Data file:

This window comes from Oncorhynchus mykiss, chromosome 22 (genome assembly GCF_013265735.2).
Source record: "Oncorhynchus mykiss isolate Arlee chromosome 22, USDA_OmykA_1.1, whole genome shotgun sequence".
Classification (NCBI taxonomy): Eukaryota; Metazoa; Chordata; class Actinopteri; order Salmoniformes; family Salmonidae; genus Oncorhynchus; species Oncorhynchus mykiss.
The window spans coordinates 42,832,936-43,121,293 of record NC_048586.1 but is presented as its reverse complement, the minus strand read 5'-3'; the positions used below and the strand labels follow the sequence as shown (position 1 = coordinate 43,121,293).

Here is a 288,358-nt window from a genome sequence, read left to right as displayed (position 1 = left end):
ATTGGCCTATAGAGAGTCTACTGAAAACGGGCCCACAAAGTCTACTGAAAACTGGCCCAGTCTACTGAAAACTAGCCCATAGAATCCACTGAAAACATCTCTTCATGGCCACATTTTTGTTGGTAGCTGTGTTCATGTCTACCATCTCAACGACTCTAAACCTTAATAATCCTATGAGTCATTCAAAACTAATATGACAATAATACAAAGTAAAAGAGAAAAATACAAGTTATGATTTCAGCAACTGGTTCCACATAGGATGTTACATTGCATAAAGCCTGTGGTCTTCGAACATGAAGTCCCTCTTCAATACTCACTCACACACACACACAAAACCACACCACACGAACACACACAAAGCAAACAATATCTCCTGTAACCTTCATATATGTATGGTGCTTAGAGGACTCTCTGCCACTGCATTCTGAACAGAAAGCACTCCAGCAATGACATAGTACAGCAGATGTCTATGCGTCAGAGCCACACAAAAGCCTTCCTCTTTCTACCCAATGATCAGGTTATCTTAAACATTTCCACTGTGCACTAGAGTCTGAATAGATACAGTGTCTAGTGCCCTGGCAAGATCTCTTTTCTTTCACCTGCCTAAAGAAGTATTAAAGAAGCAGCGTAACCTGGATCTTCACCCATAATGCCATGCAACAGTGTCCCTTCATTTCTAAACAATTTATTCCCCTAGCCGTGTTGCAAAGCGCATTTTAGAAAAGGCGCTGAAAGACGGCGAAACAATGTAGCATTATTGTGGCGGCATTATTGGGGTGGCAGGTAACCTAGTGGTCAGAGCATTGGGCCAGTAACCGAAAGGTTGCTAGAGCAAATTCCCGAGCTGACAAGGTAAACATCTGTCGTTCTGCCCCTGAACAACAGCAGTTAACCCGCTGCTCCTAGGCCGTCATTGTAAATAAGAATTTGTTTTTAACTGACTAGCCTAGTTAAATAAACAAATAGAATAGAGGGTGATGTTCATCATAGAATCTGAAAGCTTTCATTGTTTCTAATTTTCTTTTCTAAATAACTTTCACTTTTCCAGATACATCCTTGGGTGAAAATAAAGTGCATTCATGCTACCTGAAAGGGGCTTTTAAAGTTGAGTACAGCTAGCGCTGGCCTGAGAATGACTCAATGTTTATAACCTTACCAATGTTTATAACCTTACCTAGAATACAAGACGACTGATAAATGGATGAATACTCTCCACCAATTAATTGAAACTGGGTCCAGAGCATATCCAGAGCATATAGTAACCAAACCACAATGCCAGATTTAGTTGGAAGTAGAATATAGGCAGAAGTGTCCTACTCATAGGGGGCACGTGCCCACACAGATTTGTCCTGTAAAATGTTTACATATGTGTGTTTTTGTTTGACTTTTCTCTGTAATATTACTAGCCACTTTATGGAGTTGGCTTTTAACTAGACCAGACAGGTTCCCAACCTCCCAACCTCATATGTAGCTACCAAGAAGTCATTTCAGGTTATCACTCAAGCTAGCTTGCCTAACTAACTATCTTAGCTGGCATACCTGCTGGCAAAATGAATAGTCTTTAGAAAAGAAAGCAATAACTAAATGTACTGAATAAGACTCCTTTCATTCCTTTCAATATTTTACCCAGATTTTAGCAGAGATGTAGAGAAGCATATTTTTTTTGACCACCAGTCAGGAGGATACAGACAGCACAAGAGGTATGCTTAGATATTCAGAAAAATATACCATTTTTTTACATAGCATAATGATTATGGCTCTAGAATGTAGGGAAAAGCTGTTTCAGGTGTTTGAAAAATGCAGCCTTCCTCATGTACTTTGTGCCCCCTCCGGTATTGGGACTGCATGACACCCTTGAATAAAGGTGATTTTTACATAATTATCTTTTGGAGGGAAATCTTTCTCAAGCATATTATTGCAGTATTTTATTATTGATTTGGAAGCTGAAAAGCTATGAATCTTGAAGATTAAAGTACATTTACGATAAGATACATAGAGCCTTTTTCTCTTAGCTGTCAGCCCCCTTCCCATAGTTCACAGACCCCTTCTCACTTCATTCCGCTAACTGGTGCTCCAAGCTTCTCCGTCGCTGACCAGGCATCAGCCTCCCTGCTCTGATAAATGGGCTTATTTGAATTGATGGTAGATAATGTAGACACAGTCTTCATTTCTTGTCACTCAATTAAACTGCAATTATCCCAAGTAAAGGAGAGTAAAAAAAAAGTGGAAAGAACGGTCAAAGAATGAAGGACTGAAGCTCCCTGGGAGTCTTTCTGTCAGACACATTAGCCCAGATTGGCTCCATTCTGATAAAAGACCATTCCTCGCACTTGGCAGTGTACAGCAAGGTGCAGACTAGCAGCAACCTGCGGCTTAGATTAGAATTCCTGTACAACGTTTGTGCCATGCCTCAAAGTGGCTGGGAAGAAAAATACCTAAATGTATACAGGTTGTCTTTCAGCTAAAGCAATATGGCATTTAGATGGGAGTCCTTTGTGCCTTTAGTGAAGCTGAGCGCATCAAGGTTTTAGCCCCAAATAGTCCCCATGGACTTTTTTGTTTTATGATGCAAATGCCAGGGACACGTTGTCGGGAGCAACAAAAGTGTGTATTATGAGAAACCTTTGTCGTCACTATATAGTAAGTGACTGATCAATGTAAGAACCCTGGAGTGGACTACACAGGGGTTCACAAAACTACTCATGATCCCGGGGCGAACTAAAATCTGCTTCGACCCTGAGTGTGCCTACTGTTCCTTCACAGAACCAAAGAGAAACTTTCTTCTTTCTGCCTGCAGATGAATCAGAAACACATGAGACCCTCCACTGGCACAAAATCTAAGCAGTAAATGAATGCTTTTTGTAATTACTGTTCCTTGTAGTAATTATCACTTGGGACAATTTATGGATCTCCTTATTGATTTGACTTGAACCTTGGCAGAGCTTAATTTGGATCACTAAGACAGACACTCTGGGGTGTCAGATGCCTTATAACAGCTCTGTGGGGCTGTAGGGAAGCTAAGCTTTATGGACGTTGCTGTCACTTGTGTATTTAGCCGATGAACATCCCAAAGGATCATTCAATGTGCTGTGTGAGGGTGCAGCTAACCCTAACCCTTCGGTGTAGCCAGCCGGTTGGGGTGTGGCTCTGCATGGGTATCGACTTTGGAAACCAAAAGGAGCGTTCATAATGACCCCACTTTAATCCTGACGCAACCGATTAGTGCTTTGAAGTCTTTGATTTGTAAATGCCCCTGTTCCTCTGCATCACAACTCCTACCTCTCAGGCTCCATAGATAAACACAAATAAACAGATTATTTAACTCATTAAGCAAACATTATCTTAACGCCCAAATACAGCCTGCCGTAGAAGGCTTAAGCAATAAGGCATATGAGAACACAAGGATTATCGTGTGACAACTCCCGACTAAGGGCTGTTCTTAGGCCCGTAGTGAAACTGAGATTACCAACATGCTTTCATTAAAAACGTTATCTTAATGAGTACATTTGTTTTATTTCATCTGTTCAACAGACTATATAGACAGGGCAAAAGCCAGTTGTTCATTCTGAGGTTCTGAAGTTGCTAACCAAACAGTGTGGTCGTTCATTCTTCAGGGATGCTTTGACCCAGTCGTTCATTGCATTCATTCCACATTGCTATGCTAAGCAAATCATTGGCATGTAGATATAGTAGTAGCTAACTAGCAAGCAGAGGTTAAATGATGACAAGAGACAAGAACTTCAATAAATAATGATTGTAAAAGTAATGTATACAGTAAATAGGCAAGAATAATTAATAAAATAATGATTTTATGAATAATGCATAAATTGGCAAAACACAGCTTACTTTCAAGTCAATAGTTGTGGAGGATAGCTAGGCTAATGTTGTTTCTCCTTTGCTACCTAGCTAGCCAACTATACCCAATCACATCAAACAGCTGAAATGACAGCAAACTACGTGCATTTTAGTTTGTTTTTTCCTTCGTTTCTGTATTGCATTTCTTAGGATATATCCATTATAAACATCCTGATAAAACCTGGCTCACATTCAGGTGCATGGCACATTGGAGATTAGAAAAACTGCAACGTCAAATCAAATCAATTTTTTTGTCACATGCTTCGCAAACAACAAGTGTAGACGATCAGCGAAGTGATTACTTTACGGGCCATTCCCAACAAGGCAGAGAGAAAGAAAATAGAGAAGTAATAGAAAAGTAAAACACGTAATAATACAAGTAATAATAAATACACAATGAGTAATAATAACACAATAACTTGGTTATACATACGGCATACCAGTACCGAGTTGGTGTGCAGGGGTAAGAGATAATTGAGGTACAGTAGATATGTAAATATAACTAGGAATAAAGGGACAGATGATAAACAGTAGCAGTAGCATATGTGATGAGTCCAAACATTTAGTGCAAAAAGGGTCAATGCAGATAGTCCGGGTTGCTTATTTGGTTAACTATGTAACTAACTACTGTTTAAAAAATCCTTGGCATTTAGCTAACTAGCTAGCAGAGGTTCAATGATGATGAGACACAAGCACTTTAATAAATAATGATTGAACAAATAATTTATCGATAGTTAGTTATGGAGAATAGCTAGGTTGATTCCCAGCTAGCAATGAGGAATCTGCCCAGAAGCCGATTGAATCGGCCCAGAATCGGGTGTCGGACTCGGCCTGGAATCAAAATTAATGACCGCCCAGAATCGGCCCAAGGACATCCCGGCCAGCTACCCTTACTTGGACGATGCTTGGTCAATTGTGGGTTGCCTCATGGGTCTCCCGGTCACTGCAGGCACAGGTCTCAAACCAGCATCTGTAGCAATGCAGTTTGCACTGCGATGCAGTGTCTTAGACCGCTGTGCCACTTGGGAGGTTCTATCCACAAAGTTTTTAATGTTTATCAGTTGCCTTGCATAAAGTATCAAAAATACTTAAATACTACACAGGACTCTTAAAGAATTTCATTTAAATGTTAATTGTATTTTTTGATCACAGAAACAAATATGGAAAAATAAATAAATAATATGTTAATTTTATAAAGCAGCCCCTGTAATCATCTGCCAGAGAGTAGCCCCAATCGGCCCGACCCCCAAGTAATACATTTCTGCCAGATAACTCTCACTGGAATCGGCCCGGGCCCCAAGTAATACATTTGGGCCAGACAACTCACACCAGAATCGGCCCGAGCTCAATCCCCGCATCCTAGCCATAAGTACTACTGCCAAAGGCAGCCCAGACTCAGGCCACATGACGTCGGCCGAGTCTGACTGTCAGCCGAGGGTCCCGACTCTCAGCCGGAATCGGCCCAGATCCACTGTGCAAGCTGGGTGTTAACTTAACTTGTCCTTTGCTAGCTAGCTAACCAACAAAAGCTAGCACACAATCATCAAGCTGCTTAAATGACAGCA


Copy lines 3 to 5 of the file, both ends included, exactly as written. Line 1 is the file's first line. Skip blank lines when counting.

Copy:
Classification (NCBI taxonomy): Eukaryota; Metazoa; Chordata; class Actinopteri; order Salmoniformes; family Salmonidae; genus Oncorhynchus; species Oncorhynchus mykiss.
The window spans coordinates 42,832,936-43,121,293 of record NC_048586.1 but is presented as its reverse complement, the minus strand read 5'-3'; the positions used below and the strand labels follow the sequence as shown (position 1 = coordinate 43,121,293).

Here is a 288,358-nt window from a genome sequence, read left to right as displayed (position 1 = left end):